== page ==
Canada’s Push For Huge 2021 Immigration Target Begins After Stellar June For New PRs

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Canada’s Push For Huge 2021 Immigration Target Begins After Stellar June For New PRs
Canada immigration free assessment

Canada immigration news: Canada is pushing nearer the kind of rate needed to hit ambitious immigration targets after confirming it welcomed 35,660 new permanent residents in June, eclipsing any other month since at least 2015.

Since the start of the COVID-19 crisis in March 2020, the highest monthly immigration total was 24,675 in January, well behind the numbers needed to reach the stated goal of 401,000.

With 144,715 newcomers welcomed in the first half of the year, Ottawa remains well behind the numbers in its fall 2020 immigration levels plan.

After averaging 24,119 new permanent residents per month between January and June, a monthly average of 42,714 newcomers per month is now needed in the second half of the year.

Despite such apparently unlikely numbers, Immigration Minister Marco Mendicino has continued to express his confidence that Ottawa will reach its target this year, and over the next two years.


Canada Permanent Resident Arrivals, 2020 and 2021


The relaxation of travel restrictions in the wake of COVID-19 is of crucial importance to Canada’s chances of reaching the 401,000 targets this year.

Most recently, Canada began allowing fully vaccinated Americans to cross the land border, while restrictions on non-essential international travel for the fully vaccinated are expected to be lifted as of September 7.

Both follow the initial step of removing of the 14-day quarantine for fully vaccinated citizens, permanent residents, plus others allowed to travel, including work permit holders, in early July.

Early July also saw Canada begin to allow in holders of Confirmation of Permanent Residence (COPR) documents issued after March 20, 2020, opening up another source of thousands of new immigrants.

Ottawa also announced on August 11 plans for COVID-19 vaccine passports for international travel, which will likely be available for citizens, permanent residents and temporary residents by the fall.

The digital proof of vaccination can be presented to foreign border officials to ensure travellers comply with health requirements.

Ottawa is clearly expecting a major increase in the rest of 2021, boosted by the new pathway the permanent residence launched in May, through which it expects to receive 90,000 applications from international graduates, healthcare workers and other essential workers.


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Meanwhile, Immigration, Refugees and Citizenship Canada (IRCC) has also significantly increased the numbers of Invitations to Apply being issued through Express Entry, with two consecutive record quarters in which more than 40,000 ITAs were given out.

These candidates, 90 percent of them already in Canada, are likely to make the transition to permanent residency in the second half of the year.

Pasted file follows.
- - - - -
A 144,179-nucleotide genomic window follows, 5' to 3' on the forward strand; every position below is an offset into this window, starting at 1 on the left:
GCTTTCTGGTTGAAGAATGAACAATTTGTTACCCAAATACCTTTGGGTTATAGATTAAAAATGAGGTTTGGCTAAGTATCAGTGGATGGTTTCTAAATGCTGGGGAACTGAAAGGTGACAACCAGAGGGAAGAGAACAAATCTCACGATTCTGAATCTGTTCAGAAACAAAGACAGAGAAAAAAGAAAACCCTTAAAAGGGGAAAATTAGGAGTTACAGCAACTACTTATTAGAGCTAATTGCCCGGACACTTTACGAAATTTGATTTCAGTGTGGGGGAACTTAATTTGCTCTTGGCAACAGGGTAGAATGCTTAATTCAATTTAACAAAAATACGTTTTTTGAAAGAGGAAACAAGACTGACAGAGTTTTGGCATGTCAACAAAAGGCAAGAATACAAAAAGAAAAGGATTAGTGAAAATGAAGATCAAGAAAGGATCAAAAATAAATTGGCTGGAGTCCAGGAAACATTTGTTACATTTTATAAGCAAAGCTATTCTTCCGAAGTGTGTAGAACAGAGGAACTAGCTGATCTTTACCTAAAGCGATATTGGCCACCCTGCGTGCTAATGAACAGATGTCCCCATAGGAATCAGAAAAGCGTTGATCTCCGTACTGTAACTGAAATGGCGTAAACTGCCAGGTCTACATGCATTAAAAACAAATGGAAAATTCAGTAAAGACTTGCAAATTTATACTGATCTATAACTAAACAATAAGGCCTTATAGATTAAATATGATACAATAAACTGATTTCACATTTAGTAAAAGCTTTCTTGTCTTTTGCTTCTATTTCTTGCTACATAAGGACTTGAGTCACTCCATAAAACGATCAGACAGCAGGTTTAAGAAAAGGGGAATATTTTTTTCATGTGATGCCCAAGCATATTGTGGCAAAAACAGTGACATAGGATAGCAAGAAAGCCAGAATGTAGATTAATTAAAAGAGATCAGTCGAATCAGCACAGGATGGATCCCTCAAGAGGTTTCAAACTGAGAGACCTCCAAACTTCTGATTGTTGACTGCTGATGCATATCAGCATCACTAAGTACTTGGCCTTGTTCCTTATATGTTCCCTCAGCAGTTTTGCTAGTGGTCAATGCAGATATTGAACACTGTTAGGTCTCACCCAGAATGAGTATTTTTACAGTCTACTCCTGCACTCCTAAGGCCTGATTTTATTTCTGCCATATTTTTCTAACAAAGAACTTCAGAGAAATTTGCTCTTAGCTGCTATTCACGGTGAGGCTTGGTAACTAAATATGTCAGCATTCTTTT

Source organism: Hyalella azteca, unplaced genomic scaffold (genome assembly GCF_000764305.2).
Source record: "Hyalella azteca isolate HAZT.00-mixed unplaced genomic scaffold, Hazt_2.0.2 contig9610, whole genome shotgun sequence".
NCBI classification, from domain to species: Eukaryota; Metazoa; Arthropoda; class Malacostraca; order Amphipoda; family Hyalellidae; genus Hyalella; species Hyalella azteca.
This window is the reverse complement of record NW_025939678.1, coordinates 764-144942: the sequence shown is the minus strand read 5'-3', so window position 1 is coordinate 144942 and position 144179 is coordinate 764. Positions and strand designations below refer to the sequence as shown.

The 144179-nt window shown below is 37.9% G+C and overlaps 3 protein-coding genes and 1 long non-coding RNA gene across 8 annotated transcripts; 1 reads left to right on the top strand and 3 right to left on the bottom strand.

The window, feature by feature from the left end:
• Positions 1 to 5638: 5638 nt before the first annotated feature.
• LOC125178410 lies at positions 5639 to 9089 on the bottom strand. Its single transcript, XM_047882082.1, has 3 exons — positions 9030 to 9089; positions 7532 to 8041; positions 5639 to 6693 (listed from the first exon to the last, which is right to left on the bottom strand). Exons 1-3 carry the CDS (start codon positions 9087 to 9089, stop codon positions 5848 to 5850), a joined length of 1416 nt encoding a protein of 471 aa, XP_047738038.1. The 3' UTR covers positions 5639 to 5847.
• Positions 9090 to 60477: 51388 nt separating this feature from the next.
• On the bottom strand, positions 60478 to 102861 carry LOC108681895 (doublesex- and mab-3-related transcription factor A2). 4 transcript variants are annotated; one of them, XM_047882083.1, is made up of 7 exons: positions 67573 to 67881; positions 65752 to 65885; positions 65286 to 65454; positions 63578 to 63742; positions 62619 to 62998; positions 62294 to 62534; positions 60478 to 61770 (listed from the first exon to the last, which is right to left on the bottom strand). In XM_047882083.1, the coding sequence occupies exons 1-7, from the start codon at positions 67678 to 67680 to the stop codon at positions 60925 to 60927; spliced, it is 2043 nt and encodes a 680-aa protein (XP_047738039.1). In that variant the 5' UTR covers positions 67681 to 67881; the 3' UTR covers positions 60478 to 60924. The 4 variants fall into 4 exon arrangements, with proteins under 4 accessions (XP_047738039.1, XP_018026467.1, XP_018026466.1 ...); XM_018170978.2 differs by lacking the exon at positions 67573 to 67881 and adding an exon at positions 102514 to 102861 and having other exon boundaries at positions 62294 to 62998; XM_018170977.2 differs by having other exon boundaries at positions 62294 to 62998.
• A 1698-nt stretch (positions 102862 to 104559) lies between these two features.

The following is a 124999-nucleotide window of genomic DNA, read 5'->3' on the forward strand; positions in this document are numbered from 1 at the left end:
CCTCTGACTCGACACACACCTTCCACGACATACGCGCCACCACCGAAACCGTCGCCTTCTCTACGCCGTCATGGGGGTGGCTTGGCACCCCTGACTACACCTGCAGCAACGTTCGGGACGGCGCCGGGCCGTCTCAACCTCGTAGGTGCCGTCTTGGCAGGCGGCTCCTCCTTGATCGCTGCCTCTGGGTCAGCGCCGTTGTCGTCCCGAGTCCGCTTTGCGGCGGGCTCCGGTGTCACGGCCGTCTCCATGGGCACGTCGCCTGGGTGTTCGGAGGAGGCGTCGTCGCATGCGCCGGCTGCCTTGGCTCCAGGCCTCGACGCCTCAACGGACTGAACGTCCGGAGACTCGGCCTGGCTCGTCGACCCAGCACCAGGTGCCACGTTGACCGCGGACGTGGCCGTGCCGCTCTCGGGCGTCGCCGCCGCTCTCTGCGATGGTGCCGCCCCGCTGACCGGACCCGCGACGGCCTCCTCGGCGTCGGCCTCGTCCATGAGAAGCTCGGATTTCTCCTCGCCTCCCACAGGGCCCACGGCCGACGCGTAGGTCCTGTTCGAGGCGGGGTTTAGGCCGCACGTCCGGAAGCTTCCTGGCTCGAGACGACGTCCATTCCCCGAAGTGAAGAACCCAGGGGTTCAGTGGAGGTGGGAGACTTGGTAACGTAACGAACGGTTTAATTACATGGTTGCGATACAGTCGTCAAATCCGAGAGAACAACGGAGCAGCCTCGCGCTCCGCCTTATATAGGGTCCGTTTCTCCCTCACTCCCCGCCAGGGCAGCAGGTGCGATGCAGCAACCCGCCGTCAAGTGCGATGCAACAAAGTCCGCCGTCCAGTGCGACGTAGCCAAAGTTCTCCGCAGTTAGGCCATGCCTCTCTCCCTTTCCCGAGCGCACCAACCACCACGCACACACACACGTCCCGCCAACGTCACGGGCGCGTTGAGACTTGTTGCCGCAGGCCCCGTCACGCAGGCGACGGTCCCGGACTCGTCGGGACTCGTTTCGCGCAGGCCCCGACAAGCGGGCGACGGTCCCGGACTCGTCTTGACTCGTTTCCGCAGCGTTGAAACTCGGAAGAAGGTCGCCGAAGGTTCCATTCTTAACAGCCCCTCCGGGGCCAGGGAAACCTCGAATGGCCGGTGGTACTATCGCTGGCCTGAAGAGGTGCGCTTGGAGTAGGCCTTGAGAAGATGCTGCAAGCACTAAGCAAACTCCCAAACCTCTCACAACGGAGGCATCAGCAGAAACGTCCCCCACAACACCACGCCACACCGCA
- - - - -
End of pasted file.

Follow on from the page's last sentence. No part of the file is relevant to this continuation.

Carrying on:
Strict COVID-19 restrictions on non-essential international travel imposed by Ottawa since March 2020 dramatically cut the number of newcomers by almost half last year, to 184,370 from 341,175 in 2019.

Despite the restrictions still being in place, Canada has once again displayed its ability to pivot its immigration policies to attract newcomers to help foster economic recovery as the coronavirus crisis abates.

Canada’s impressive vaccine campaign has been successful in driving down COVID-19 case numbers, although it appears on the cusp of a fourth wave, driven by the Delta variant.

Officials hope that high vaccination rates – the highest among the G20 group of countries – will allow Canada to control hospitalizations and deaths during the fourth wave.

Canada immigration free assessment
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Colin Singer is an international acclaimed Canadian immigration lawyer featured on Wikipedia. Colin Singer is founding director of the Canadian Citizenship & Immigration Resource Center (CCIRC) Inc. He served as an Associate Editor of ‘Immigration Law Reporter’, the pre-eminent immigration law publication in Canada. He previously served as an executive member of the Canadian Bar Association’s Quebec and National Immigration Law Sections and is currently a member of the Canadian Chapter of the American Immigration Lawyers Association. Colin has twice appeared as an expert witness before Canada’s House of Commons Standing Committee on Citizenship and Immigration. He is frequently recognized as a recommended authority at national conferences sponsored by government and non-government organizations on matters affecting Canada’s immigration and human resource industries. Since 2009, Colin has been a Governor of the Quebec Bar Foundation a non-profit organization committed to the advancement of the profession, and became a lifetime member in 2018.